Equines are speedy beasts, all of them faster than the fastest human, but the speed of the various types and breeds varies according to their form and function created through selective breeding. As a medium-built horse, the Friesian is not the fastest, but the horse can run as fast as he needs to perform the activities he was designed for.
A racing quarter horse can run 55 miles an hour for a short distance -- a quarter of a mile is the limit of his top speed. A racing thoroughbred starts slower but can keep running at 40 miles an hour for a mile or more. A zebra tops out at about 35 miles an hour but has great stamina and can keep running long enough to outpace a hungry lion. An exceptionally fast human can hustle up to 23 miles an hour for the abbreviated distance of 100 meters. The Friesian is neither the slowest nor the fastest of equines; his moderate turn of speed to match his moderate size and build. A reasonable estimate would place his best pace at something like 30 miles per hour or a little better, according to his age and condition.
The middle-size Friesian is generally labeled a "warm-blood," a combination of a heavy cold-blood draft horse and a lightweight hot-blood type. He has enough bulk and strength to pull a carriage but also has the agility and spirit to be a saddle horse. The original chunky Dutch workhorse was lightened and refined by crossbreeding with the high-stepping Andalusian, which contributed a little speed and a lot of style, including the snappy knee action that calls attention to the feathering of the lower legs, and the arched neck showcased by the flowing mane.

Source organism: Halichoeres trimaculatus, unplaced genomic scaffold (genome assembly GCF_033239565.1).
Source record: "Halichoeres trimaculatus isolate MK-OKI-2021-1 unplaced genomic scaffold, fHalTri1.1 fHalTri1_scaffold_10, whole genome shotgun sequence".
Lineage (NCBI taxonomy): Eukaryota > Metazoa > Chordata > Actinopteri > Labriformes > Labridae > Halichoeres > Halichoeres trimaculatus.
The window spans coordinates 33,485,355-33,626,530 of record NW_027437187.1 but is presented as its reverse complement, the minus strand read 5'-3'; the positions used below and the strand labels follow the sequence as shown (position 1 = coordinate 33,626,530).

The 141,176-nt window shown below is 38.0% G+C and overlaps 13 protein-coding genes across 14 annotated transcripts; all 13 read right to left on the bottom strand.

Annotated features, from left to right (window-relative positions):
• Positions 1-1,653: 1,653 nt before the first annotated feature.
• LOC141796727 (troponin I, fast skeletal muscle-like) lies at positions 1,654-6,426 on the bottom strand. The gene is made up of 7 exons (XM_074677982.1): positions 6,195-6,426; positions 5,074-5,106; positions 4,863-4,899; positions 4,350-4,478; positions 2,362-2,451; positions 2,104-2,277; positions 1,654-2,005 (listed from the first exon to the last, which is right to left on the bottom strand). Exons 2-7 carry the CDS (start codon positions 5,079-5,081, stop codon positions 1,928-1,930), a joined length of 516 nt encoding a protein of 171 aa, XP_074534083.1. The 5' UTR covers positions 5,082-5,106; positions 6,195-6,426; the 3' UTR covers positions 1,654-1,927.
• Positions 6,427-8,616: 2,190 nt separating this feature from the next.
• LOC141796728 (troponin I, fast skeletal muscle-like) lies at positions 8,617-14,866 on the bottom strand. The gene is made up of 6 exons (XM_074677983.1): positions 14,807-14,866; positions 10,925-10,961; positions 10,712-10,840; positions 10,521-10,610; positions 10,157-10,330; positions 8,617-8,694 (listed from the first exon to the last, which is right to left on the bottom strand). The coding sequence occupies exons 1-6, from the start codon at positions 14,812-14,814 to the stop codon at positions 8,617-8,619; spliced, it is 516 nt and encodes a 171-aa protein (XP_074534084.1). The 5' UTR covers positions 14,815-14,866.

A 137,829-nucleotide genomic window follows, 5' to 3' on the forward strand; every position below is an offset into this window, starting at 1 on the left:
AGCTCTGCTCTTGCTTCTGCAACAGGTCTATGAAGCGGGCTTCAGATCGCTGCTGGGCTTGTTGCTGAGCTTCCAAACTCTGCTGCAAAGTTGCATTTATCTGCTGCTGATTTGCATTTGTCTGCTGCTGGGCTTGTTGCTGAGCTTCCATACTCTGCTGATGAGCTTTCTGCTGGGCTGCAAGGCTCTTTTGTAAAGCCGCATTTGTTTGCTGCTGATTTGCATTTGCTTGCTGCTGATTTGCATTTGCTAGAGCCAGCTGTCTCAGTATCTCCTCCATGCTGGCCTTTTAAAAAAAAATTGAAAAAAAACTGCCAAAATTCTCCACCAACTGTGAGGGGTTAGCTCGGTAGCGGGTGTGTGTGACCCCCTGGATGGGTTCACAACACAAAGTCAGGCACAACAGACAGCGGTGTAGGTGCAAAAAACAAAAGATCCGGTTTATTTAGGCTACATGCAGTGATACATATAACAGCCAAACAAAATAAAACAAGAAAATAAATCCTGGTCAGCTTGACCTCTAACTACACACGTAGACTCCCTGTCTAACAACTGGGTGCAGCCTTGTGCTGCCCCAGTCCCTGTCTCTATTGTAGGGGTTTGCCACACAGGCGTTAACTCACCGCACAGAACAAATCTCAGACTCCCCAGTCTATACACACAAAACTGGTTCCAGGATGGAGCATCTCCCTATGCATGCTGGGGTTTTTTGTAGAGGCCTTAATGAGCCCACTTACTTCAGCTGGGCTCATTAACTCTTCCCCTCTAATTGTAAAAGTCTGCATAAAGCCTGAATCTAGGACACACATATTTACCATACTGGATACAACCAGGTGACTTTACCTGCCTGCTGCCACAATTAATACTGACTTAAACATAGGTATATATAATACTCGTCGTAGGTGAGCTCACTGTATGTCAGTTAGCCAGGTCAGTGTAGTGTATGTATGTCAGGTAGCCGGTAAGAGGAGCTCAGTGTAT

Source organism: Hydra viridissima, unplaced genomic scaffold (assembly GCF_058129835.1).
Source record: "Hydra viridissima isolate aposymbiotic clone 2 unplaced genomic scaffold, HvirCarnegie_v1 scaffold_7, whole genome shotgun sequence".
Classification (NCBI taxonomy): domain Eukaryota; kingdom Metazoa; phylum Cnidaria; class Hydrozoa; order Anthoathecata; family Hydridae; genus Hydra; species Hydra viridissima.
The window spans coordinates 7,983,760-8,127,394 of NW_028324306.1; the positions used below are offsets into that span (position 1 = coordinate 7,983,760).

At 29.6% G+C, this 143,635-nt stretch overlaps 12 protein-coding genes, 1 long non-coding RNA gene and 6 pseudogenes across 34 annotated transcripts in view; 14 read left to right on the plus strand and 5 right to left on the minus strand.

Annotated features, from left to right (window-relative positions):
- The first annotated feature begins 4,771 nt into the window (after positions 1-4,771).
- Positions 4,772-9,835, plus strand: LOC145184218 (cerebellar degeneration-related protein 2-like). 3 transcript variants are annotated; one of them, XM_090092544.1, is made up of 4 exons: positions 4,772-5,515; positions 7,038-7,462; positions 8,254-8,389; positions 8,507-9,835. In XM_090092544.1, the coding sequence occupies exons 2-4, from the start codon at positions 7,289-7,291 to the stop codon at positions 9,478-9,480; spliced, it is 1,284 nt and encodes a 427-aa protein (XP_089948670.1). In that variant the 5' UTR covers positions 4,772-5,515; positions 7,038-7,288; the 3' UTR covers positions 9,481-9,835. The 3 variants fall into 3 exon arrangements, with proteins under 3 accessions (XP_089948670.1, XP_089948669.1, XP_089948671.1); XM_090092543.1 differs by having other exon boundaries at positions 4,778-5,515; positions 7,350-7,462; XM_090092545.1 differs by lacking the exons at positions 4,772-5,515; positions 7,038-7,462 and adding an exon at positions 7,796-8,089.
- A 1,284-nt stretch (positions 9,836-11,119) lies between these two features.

The Friesian is a steed of great versatility. He has been much preferred as a carriage horse because of his elegant style and the fact that teams are easy to match -- The Friesian, like the Ford Model T, comes in any color as long as it's black. He has also been popular as a riding horse, with enough beef to carry a knight in full armor and the agility to carry out all the maneuvers of battlefield mobility that were described by Xenophon in 1300 B.C. and continued through today in classical dressage. In the field , the Friesian has enough speed for a cavalry charge; but in the show ring, speed at the various gaits is penalized.
The only time the Friesian has been encouraged in speed was when he was used in trotting races in the Netherlands during the late 18th and early 19th centuries. These short races, in which the Friesians were ridden bareback over the very short distance of 325 meters, were an opportunity for wealthy Dutch burghers to flaunt their wealth and the consequent excellence of their native horseflesh.